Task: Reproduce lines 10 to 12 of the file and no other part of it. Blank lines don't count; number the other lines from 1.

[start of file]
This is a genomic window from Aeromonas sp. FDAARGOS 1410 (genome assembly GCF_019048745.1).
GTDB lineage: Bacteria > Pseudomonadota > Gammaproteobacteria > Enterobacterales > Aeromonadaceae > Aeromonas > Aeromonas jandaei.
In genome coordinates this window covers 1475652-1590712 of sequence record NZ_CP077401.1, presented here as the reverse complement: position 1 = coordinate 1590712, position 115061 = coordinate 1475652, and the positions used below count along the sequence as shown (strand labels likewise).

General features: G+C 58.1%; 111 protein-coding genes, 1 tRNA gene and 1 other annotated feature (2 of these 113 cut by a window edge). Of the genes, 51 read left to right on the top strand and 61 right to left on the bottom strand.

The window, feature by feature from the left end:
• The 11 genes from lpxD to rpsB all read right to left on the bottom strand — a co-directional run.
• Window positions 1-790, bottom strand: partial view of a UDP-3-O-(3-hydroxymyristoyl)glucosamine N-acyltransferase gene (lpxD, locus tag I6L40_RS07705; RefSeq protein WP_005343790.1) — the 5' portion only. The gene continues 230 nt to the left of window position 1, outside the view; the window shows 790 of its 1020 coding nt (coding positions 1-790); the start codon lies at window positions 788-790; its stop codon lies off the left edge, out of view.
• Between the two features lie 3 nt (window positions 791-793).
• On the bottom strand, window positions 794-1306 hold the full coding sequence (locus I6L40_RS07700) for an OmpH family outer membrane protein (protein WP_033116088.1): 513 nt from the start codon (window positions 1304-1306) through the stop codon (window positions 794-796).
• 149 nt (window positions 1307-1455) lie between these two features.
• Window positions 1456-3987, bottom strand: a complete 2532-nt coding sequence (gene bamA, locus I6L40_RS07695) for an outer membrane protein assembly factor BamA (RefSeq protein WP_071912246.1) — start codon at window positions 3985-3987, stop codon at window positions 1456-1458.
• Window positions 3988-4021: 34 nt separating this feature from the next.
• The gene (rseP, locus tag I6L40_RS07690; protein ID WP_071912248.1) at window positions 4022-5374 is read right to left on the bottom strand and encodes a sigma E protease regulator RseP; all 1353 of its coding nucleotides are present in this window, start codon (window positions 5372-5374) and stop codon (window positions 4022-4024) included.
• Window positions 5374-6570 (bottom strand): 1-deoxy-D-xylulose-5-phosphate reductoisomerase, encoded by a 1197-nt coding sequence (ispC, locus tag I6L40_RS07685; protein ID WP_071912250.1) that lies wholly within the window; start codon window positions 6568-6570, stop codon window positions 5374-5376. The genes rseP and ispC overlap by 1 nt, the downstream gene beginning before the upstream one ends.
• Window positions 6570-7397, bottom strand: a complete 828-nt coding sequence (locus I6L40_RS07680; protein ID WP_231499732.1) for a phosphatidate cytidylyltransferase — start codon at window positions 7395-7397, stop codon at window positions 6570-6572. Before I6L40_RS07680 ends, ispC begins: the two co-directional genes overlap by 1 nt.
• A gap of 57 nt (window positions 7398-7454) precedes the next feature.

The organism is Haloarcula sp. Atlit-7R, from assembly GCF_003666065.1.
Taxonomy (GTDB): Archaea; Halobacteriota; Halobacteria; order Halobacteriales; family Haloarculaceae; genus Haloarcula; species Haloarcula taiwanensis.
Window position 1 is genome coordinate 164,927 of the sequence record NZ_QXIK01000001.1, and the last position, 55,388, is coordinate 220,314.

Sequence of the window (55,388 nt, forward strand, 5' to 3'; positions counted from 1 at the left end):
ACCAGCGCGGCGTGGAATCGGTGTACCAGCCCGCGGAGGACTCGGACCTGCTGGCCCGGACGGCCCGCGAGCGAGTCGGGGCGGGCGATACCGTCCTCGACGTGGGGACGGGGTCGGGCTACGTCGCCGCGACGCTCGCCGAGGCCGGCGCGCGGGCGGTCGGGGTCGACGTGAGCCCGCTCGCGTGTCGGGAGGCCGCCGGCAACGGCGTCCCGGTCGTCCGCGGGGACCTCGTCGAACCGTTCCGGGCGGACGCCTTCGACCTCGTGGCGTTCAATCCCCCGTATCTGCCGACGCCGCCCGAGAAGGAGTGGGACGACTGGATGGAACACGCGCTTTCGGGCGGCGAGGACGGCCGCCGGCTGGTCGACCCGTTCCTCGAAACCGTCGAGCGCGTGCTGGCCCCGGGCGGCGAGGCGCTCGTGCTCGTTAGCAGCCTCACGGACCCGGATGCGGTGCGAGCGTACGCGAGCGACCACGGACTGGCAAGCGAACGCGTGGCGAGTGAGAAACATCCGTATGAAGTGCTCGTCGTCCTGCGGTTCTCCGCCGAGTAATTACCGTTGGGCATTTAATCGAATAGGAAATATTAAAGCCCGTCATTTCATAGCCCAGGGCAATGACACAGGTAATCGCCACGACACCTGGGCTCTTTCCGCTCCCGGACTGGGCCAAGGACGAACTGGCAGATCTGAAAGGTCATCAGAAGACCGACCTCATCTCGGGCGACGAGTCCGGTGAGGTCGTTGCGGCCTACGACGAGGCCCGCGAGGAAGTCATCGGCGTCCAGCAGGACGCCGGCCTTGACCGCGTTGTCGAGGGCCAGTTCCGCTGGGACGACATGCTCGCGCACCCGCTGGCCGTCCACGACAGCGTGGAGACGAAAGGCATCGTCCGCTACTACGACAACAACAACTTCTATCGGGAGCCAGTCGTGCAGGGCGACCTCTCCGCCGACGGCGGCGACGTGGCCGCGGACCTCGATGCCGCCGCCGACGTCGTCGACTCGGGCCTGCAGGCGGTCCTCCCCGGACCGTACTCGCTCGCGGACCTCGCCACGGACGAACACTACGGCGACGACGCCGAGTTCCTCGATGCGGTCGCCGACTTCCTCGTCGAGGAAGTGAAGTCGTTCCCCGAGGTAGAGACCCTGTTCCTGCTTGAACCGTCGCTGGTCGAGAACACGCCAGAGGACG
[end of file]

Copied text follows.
• 149 nt (window positions 1307-1455) lie between these two features.
• Window positions 1456-3987, bottom strand: a complete 2532-nt coding sequence (gene bamA, locus I6L40_RS07695) for an outer membrane protein assembly factor BamA (RefSeq protein WP_071912246.1) — start codon at window positions 3985-3987, stop codon at window positions 1456-1458.
• Window positions 3988-4021: 34 nt separating this feature from the next.